FM says we should strive for excellence, and from the ground wells up an outpouring of insecurity, inadequacy and indignation. We're already working so hard to score straight 'A's; what more could the man expect to wring from us?
Ironic for me to say, but scoring straight 'A's is the new normal. Excellence no longer resides solely in academic achievement because all Education can provide is just a common foundation on which every student can start from.
Education trains good habits, plays a role in character building, helps people develop some idea about how the world functions. For most people, that is enough. It is, really. It's great to be average. People like us are the base from which excellent people stand above the crowd. But we seem to be short of such people who develop interests in interesting things and in so doing become interesting themselves. It gets tiresome sometimes when we look at each other and see reflections of our own mundaneness. In our human sea of dull grey, we want to see a few shiny things that brighten the gloom.
I dunno. When I see the occasional shiny thing, I get inspired to do a little better. For most of my fellow citizens, when they see shiny things their first instinct is to shoot them down, like they represent an alien invasion, or something. Maybe that's not too far fetched an analogy: our sporting achievements tend to erupt into a War of the Worlds situation as we flagellate ourselves over why 'true-blue S'poreans' aren't excellent enough to compete against out imported talent.
We've grown a culture that chooses not to celebrate excellence. We discourage our youngsters from pursuing things they are good at or are interested in doing. We're afraid that if they do well in those things, they'll lose their place in the average mass where there is safety in numbers. Shining too brightly or swimming too far out at the edge is a sure way to get snapped at by a passing predator, so everybody swims in a homogenous unit, in a... dare I say it? A school.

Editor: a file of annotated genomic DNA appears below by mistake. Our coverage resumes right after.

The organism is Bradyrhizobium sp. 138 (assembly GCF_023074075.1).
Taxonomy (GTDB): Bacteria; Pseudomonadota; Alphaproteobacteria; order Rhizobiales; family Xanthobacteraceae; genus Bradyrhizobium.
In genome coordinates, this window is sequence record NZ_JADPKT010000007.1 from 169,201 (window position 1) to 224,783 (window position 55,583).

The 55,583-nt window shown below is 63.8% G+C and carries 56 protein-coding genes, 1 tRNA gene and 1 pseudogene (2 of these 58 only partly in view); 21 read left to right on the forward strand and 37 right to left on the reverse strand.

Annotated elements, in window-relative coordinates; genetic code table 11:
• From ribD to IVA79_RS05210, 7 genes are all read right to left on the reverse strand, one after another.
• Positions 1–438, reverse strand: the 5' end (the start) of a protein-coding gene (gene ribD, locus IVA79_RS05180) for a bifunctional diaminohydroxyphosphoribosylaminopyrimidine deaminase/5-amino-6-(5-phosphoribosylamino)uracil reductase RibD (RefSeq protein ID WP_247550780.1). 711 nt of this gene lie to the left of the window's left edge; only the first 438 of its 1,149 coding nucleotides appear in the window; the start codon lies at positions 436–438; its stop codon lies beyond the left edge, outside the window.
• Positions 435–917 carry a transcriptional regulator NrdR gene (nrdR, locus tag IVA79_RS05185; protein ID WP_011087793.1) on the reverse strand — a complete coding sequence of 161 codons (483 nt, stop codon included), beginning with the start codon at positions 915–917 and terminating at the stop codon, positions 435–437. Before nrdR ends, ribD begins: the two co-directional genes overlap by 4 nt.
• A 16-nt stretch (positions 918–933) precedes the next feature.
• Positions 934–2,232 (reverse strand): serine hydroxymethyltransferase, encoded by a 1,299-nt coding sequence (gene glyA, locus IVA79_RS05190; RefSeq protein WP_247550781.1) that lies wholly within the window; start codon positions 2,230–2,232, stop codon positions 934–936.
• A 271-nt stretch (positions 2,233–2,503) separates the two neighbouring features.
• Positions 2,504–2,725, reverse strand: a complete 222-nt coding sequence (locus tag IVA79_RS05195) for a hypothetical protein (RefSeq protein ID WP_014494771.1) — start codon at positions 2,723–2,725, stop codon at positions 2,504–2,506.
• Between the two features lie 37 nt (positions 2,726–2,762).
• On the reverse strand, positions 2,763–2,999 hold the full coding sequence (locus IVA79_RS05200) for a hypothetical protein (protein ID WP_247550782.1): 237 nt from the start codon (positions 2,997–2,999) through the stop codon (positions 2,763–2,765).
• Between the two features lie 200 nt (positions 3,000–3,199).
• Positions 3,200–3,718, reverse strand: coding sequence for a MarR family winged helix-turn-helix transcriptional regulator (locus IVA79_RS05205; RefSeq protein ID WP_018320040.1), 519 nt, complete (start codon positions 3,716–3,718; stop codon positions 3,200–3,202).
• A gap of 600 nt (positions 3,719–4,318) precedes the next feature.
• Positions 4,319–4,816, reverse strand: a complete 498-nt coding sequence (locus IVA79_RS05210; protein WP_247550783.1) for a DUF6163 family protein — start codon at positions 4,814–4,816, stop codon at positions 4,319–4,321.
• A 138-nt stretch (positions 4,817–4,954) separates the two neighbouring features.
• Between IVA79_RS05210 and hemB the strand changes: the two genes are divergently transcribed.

If we're going to be a school, I'd rather not be in a school of ikan bilis (anchovies). Lacklustre, uninteresting, numerous, nobody sheds a tear when we crunch them with our nasi lemak. Let's be a pod of dolphins, creatures to be marvelled at, communicated with, studied like a fellow intelligent species; and even if we get clubbed to death by mad Japanese fishermen, at least someone will kick up a stink, rail at the heavens and miss us.
Maybe we don't know how to be excellent. We do have living examples among us, believe it or not. You have to admire the audacity of Fusion Garage CEO, Chandra Rathakrishnan, for launching the Joojoo just ahead of the market-changing iPad, probably against all good marketing sense and advice. If not for comparisons against the iPad, the Joojoo would have been a decent enough device, but Excellence was in the belief and conviction to launch before the gargantuan competition could. And survive.
There's this little 12-year old girl who has just become S'pore's latest world title holder... in yoga, of all things. I'm pretty sure she does just fine in school, but so does everyone else. But watch her through her routine and be amazed at her technique, poise and flexibility. What kind of training does it take to become this excellent? Well, there can only be one world champion at a time, so what can we laggards do to match up?
Obviously, we don't have to match her in her chosen field of excellence. We each have our own fields and our own ways to be excellent there. But even if we don't have any particular talent in any particular field -- and that would be the majority of us -- we can still heed the exhortation of dual paragons of mediocrity, Bill S Preston Esq. and Ted "Theodore" Logan, to simply "be excellent to each other...!" We can at least do that.
Our studies are important, like rice is important. It's our staple and we can't live without it. Excellence is ice-cream with a cherry on top. But you can have it only after you finish your meal. I want ice-cream. I'm sure you do too.